"By the way, I'm in this race because I care about Americans. I'm not concerned about the very poor. We have a safety net there. If it needs repair, I'll fix it. I'm not concerned about the very rich. They're doing just fine. I'm concerned about the very heart of America, the 90, 95 percent of Americans who right now are struggling. I'll continue to take that message across the nation."

It was indeed a bad statement from a PR perspective, because that one line can be pulled out of context and played over and over and over again (which it has been, and will continue to be.)

The dictionary defines the word "concern" these ways:

con·cern   [kuhn-surn]

1. to relate to; be connected with; be of interest or importance to; affect: The water shortage concerns us all.
2. to interest or engage (used reflexively or in the passive, often followed by "with" or "in"): She concerns herself with every aspect of the business.
3. to trouble, worry, or disquiet: I am concerned about his health.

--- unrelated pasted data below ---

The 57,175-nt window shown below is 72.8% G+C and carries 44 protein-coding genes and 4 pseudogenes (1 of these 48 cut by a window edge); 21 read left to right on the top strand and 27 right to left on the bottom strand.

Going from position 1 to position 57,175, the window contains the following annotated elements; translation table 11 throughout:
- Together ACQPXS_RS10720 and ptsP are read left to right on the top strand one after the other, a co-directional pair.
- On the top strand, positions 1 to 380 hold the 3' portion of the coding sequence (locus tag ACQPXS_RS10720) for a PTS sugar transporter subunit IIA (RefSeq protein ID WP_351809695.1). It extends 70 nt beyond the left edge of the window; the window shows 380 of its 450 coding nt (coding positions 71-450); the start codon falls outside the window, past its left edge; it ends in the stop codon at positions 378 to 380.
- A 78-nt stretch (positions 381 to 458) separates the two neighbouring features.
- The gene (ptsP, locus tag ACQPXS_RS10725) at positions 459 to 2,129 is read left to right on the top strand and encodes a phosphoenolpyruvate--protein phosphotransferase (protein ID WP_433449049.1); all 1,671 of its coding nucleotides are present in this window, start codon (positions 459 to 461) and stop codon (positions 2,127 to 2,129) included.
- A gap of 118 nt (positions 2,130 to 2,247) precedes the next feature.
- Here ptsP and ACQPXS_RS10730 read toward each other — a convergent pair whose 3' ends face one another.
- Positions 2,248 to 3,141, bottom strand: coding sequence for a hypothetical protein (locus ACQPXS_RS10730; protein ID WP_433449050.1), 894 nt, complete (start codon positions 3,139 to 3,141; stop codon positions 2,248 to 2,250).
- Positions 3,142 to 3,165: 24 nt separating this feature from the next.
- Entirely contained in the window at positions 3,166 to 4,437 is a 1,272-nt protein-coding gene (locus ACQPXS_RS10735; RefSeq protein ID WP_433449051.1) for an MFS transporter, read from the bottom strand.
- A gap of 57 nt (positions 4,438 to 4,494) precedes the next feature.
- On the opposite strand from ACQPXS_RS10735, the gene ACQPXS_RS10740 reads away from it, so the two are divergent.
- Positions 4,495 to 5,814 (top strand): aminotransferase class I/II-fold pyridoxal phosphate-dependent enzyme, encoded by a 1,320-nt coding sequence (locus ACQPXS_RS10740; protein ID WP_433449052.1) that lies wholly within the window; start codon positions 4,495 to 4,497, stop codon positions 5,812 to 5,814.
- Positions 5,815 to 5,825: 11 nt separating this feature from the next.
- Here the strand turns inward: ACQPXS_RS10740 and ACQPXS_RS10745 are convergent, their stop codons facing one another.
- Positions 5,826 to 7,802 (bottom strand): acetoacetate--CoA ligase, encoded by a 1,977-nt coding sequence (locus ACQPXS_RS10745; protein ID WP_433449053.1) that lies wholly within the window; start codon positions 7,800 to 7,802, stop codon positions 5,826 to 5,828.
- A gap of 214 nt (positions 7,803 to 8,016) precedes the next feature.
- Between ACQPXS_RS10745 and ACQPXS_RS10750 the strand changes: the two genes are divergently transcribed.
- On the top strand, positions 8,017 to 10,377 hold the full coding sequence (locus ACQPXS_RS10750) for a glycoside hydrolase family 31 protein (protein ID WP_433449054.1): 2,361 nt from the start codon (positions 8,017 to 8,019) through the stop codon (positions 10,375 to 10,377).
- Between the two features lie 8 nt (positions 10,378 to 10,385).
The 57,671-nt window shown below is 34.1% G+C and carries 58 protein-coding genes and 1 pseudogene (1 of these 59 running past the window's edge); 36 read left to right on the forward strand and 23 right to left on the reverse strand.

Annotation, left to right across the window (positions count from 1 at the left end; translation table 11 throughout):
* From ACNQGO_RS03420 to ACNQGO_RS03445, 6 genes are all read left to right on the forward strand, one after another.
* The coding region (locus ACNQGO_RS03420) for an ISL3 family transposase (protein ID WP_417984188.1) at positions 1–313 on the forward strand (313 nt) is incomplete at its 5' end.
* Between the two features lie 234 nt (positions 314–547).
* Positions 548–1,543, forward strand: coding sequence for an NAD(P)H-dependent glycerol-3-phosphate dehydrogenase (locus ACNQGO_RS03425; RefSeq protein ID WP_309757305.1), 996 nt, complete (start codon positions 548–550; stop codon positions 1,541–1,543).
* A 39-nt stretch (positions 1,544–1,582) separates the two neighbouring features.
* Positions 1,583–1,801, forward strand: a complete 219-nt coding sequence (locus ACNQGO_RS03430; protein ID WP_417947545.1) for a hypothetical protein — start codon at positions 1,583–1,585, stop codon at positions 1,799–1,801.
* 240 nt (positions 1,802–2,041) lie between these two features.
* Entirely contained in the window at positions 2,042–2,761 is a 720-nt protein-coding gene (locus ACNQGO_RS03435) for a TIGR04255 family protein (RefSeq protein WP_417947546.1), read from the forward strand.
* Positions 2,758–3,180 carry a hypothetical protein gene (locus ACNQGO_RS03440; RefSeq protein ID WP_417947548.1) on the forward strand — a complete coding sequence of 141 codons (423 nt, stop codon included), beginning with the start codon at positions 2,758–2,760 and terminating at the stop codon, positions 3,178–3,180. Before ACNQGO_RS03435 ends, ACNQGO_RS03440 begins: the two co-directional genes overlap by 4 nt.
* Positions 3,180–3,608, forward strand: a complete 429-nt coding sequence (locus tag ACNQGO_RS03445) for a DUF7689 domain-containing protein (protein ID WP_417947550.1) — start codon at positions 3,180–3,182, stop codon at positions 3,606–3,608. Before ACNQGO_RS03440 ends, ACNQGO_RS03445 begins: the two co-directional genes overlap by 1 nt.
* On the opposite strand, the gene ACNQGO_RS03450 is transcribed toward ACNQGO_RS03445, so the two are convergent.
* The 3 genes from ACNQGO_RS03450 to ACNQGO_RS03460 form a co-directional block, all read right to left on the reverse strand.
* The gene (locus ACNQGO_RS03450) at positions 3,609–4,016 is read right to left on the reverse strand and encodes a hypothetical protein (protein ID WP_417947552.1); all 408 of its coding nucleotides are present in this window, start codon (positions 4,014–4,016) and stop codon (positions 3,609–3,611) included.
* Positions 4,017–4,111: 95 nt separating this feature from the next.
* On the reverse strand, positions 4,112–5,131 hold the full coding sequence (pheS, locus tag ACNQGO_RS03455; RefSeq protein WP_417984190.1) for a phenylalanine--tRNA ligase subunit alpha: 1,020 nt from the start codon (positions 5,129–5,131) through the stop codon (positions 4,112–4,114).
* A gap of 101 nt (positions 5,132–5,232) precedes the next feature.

Romney was obviously was using the second definition in his statement when you look at his statement in context. What he was saying is that his main focus is not going to be on the very poor because they have a safety net. We have a welfare system structured to care for those individuals. And his main focus is not going to be in the rich, because they are doing okay. His main focus is going to be on the middle income earners, those individuals who were a two-income household where one person has lost their job and now they are in danger of losing their home. There is no "safety net" for those individuals.